A popular U.S. radio show has retracted an episode on Apple supplier Foxconn
Several dramatic claims by Mike Daisey have been found to be fabricated
Claims of talking with underaged and injured workers disputed by translator
Show helped fan the flames that sparked numerous protests against Apple
A story that helped catapult the issue of poor work conditions for Chinese workers at Foxconn – a primary maker of iPads and other devices for Apple Inc. – back into the spotlight in January has unraveled.
An episode of “This American Life,” a wildly popular U.S. radio show distributed by Public Radio International that is regularly the most downloaded podcast on Apple’s iTunes store, broadcast an hour-long radio version of monologist Mike Daisey’s “The Agony and the Ecstasy of Steve Jobs,” in which he details a 2010 trip he took to meet workers at Foxconn in Shenzhen, China.
That episode – which broke records as the most downloaded show of “This American Life” – has now been retracted for numerous fabrications, many of which were repeated by Daisey in subsequent interviews, including one with CNN International.
The power of Daisey’s storytelling, coupled with a New York Times investigative series of stories in January, fanned the flames that launched a number of off-and-online protests, including a petition on Change.org that seeks to “protect workers making iPhones in Chinese factories” that has nearly 250,000 signatures.
But several of Daisey’s dramatic claims, some of which he repeated to CNN’s Zain Verjee, have been retracted after Daisey’s Chinese translator was found by a reporter from “Marketplace,” distributed by American Public Media, and disputed his version of events, including:
* Meeting workers with shaking hands that were poisoned by the chemical n-hexane. Apple itself acknowledged there were incidents with the chemical at two plants, but not at Foxconn.
* Found workers who were as young as 12 years old. The translator told public radio they interviewed no underage workers, although some may have looked young. Apple’s 2010 audit found 10 suppliers who hired 91 underage employees out of hundreds of thousands of employees.
* In one of the show’s most dramatic moments, Daisey said he interviewed a former worker now handicapped from repetitive stress injuries seeing an iPad for the first time, describing it as “a kind of magic.” The translator said that never happened.
Questions raised about work conditions at Foxconn are nothing new. The electronics supplier – who also makes electronic goods for Sony, Microsoft, Nokia and other household brands – came under intense scrutiny by CNN and other media outlets in 2010 after a series of suicides at its Chinese plants. Daisey told public radio that after seeing the news story slip away from public attention, he wanted to create a story that would help sustain interest in the work conditions for overseas makers of popular electronics goods.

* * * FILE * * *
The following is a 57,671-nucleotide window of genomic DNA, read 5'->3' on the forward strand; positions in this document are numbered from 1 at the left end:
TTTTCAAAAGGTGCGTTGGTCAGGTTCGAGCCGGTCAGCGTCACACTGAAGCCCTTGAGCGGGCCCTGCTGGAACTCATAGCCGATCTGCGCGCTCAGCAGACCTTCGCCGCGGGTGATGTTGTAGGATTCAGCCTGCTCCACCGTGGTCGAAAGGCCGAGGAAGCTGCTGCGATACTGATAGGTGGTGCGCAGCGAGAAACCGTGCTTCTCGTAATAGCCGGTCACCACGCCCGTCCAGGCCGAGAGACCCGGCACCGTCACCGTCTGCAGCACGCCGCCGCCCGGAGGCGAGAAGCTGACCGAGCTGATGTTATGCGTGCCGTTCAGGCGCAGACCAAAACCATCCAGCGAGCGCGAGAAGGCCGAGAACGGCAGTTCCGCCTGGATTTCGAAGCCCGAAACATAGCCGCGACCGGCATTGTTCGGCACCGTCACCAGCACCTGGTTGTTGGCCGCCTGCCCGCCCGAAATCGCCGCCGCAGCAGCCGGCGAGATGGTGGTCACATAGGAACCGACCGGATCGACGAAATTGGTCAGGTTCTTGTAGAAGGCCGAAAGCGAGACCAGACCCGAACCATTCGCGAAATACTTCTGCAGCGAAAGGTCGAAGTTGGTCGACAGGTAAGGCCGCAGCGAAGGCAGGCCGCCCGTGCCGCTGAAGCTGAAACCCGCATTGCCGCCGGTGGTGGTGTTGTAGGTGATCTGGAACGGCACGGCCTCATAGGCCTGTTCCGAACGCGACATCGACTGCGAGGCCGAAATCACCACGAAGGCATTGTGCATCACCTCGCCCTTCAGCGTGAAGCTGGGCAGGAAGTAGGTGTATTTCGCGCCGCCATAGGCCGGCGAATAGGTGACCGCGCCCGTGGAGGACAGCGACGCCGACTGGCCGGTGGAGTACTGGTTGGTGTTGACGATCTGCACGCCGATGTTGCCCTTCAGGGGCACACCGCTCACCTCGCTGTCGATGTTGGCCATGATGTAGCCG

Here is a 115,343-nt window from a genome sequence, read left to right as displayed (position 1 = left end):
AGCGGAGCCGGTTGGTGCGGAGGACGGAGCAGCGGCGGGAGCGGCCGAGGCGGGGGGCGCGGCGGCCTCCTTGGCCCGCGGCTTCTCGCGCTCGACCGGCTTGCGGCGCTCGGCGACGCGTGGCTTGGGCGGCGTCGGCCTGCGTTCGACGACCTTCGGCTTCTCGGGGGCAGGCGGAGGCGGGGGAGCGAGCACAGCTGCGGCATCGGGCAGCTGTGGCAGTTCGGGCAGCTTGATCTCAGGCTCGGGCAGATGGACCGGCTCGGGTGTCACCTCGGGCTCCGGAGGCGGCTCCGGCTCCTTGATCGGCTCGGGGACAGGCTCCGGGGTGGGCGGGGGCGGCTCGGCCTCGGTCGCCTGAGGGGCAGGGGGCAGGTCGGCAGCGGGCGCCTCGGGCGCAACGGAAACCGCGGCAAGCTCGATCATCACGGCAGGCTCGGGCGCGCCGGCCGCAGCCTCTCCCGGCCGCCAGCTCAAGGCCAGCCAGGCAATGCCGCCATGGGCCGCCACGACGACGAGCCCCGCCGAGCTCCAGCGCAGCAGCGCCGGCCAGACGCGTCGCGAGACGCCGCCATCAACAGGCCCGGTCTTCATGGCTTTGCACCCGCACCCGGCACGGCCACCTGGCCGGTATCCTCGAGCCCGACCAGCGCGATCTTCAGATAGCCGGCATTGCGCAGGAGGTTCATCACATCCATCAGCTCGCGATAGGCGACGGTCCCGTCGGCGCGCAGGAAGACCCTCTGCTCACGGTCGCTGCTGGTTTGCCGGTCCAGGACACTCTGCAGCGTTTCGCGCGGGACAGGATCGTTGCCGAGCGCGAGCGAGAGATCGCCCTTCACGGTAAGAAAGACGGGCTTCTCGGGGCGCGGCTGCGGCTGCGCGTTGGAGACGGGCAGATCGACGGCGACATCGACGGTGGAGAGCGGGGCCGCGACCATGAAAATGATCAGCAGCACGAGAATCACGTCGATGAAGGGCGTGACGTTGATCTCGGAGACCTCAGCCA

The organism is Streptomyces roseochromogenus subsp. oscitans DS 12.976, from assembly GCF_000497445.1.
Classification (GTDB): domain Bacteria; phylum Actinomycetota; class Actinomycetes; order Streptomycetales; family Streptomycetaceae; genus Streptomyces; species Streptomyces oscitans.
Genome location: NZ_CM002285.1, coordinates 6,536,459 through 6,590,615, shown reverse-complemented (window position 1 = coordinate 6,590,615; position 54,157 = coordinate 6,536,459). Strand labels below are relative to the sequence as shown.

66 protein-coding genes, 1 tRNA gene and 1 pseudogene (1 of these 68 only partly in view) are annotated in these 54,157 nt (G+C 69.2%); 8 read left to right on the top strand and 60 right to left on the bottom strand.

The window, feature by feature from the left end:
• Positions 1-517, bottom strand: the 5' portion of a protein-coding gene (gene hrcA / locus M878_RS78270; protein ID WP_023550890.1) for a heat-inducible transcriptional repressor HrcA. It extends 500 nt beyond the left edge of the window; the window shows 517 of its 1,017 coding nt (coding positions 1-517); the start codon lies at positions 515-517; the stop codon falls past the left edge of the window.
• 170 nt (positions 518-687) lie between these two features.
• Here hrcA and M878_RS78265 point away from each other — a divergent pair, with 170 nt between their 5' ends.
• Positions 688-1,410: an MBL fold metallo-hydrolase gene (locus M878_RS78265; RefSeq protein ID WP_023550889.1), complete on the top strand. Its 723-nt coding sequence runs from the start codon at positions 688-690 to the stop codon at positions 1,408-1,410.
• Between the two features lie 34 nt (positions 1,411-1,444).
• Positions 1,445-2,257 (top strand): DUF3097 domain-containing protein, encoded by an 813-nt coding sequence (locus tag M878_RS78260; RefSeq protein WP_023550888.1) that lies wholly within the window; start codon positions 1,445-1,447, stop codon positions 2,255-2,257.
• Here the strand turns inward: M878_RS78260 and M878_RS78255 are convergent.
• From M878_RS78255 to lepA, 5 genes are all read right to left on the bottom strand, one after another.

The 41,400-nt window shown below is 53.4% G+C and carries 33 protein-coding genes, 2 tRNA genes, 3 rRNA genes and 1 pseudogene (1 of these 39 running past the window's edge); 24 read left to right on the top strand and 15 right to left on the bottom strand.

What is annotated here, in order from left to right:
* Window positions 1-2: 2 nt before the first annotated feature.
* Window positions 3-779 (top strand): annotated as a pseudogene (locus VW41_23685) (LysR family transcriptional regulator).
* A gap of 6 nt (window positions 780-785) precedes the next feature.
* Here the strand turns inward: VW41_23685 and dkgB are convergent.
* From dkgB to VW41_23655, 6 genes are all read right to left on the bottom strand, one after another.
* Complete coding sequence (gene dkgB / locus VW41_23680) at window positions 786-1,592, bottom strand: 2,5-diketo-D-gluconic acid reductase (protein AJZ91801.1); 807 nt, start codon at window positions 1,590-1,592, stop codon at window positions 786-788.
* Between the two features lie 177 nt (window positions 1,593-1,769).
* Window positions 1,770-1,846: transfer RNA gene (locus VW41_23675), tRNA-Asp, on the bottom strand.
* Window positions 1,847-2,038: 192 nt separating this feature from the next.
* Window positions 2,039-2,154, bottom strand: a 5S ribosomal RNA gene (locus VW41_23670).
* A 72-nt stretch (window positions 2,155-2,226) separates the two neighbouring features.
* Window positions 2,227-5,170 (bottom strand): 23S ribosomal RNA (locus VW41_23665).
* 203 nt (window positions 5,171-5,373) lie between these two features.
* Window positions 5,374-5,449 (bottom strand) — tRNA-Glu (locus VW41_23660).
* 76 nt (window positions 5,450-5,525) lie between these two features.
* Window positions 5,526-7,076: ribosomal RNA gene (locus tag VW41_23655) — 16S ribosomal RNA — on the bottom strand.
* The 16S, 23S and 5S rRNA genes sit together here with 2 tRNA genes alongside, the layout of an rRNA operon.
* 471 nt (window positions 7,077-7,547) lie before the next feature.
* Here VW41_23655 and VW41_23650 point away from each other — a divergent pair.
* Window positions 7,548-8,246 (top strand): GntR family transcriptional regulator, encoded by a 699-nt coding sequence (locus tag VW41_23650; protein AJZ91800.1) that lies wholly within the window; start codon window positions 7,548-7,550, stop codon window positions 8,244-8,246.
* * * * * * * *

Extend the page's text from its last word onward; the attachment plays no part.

“And everything I have done in making this monologue for the theater has been toward that end – to make people care. I’m not going to say that I didn’t take a few shortcuts in my passion to be heard. But I stand behind the work,” Daisey said. “My mistake, the mistake that I truly regret is that I had it on your show as journalism and it’s not journalism. It’s theater. I use the tools of theater and memoir to achieve its dramatic arc.”
But purporting as truth the fabrications of his show in dozens of media interviews has raised a number of questions about the line between drama and journalism. “The net result of Mike Daisey’s efforts to put self-promotion ahead of the facts has badly muddied the waters, and has probably done more harm to the people he sought to help,” wrote Arik Hesseldahl, senior editor for All Things D.
“Everybody who has touched Mike Daisey in the past three to four months has been tainted and they need to go back and re-examine their archives,” Hesseldahl told CNN’s Howard Kurtz.
Kai Ryssdal, host of “Marketplace,” which broke the story, said Daisey’s account mixed fact and fiction. “Mike Daisey is a great, great story teller and when you have a guy who spins a web like that and gets you involved, it’s really difficult to take it apart and say, wait a minute, let’s think about this for a second … what doesn’t work here?” he told CNN.
“Also, there are parts of Mike Daisey’s story that are true – it does happen that Apple has had underage workers (at its suppliers); it does happen that people have n-hexane poisoning and all that,” he said. “But the bottomline is Mike Daisey tells a great story and people suspended their disbelief.”